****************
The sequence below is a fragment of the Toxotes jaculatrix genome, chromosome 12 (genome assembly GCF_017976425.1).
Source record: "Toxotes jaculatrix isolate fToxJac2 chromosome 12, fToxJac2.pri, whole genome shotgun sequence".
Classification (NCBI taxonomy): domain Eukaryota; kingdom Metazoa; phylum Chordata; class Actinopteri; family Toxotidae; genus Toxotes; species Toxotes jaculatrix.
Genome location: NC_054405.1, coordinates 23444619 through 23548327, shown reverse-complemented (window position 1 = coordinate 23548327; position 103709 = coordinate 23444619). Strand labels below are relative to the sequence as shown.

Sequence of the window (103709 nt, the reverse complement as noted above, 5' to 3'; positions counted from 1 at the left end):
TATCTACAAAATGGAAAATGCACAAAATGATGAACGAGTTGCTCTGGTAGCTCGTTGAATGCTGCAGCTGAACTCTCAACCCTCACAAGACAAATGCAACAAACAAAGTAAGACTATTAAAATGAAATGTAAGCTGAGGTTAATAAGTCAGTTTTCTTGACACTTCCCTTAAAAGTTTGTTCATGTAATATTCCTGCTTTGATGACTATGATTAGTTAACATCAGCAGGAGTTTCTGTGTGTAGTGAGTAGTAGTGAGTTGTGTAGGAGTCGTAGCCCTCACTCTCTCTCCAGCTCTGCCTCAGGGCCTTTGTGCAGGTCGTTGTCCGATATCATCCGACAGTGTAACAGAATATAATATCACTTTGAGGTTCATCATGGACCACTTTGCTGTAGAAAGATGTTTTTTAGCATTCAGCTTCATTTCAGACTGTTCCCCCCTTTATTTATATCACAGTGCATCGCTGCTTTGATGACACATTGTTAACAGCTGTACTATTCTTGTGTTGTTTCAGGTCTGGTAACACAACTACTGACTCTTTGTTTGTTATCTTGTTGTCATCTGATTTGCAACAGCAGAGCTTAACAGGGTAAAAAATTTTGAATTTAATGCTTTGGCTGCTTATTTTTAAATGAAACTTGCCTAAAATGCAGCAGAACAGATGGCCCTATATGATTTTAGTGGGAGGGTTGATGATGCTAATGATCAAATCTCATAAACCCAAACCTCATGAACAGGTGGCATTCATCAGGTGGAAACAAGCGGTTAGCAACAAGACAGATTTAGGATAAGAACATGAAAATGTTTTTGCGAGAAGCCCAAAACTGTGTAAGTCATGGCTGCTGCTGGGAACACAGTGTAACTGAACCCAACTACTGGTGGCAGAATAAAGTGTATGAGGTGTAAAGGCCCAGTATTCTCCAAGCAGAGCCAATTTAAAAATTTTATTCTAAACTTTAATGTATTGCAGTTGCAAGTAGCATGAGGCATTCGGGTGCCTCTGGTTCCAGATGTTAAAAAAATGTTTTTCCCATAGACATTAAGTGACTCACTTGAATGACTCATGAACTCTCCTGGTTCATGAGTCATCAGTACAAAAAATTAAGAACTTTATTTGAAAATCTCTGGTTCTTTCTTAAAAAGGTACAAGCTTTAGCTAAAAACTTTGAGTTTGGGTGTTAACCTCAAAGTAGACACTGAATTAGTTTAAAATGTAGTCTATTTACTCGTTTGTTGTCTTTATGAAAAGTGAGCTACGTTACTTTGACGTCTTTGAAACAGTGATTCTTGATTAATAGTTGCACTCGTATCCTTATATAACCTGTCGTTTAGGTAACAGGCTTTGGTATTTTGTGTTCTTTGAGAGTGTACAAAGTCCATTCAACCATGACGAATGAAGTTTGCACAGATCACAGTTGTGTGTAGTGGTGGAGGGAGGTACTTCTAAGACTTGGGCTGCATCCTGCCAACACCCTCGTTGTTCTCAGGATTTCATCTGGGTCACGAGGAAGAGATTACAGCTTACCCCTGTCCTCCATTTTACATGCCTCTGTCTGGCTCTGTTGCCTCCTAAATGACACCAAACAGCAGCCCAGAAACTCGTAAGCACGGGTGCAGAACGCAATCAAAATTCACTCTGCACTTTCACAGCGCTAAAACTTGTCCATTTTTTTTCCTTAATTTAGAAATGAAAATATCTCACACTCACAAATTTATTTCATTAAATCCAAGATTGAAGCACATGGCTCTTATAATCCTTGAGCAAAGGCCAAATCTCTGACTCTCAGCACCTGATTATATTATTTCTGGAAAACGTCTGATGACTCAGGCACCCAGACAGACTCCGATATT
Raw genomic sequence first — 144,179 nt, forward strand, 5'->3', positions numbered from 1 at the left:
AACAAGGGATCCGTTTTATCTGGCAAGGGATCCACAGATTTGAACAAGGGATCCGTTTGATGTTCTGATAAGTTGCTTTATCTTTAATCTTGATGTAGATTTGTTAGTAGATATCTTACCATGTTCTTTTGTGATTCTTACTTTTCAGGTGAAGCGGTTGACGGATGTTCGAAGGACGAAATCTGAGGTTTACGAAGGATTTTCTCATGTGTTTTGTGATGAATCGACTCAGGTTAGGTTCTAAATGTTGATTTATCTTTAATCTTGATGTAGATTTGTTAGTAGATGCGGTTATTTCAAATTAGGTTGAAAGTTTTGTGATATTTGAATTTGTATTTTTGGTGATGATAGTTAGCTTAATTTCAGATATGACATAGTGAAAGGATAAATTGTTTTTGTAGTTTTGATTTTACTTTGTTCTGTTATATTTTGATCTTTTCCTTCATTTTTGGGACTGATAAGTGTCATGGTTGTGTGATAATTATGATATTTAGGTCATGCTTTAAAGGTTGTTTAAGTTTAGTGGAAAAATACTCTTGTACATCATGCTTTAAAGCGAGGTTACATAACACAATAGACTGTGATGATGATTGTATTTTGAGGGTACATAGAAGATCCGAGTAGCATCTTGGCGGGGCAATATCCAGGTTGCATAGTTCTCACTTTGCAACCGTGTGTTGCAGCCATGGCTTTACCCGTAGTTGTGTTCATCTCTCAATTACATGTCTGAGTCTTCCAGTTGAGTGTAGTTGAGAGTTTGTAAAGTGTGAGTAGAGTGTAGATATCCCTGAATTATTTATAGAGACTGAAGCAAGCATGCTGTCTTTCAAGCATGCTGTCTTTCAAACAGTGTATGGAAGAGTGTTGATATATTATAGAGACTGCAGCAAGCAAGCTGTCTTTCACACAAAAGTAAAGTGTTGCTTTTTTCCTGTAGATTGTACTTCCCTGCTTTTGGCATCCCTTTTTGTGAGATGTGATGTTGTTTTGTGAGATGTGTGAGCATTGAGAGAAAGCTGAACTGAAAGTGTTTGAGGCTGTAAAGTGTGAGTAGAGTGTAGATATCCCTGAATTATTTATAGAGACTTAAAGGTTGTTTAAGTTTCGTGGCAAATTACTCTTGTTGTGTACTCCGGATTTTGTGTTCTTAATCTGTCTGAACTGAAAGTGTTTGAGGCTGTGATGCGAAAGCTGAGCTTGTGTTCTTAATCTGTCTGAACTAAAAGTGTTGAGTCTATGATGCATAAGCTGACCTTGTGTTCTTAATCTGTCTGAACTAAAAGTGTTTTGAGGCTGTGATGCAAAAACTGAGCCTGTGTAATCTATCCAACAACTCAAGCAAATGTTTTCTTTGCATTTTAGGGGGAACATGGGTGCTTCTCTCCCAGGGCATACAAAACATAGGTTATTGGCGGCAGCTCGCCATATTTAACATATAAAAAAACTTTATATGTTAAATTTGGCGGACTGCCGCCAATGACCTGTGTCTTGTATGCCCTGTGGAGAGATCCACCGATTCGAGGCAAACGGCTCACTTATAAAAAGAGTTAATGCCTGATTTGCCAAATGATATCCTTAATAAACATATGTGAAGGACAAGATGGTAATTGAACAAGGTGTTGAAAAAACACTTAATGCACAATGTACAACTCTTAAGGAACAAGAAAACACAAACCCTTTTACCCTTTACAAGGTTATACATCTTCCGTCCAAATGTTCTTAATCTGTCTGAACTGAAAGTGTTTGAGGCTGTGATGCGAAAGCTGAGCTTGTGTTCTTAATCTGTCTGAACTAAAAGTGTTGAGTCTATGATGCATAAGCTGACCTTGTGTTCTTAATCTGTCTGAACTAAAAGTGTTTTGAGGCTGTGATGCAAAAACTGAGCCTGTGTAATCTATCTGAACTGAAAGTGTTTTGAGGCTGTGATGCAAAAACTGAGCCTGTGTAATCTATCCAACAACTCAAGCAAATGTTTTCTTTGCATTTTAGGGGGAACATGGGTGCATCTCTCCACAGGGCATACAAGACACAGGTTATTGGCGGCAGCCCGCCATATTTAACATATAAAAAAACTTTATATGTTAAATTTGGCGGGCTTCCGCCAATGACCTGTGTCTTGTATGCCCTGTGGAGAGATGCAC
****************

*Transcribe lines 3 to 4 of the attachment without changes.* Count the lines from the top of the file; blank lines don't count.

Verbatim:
Classification (NCBI taxonomy): domain Eukaryota; kingdom Metazoa; phylum Chordata; class Actinopteri; family Toxotidae; genus Toxotes; species Toxotes jaculatrix.
Genome location: NC_054405.1, coordinates 23444619 through 23548327, shown reverse-complemented (window position 1 = coordinate 23548327; position 103709 = coordinate 23444619). Strand labels below are relative to the sequence as shown.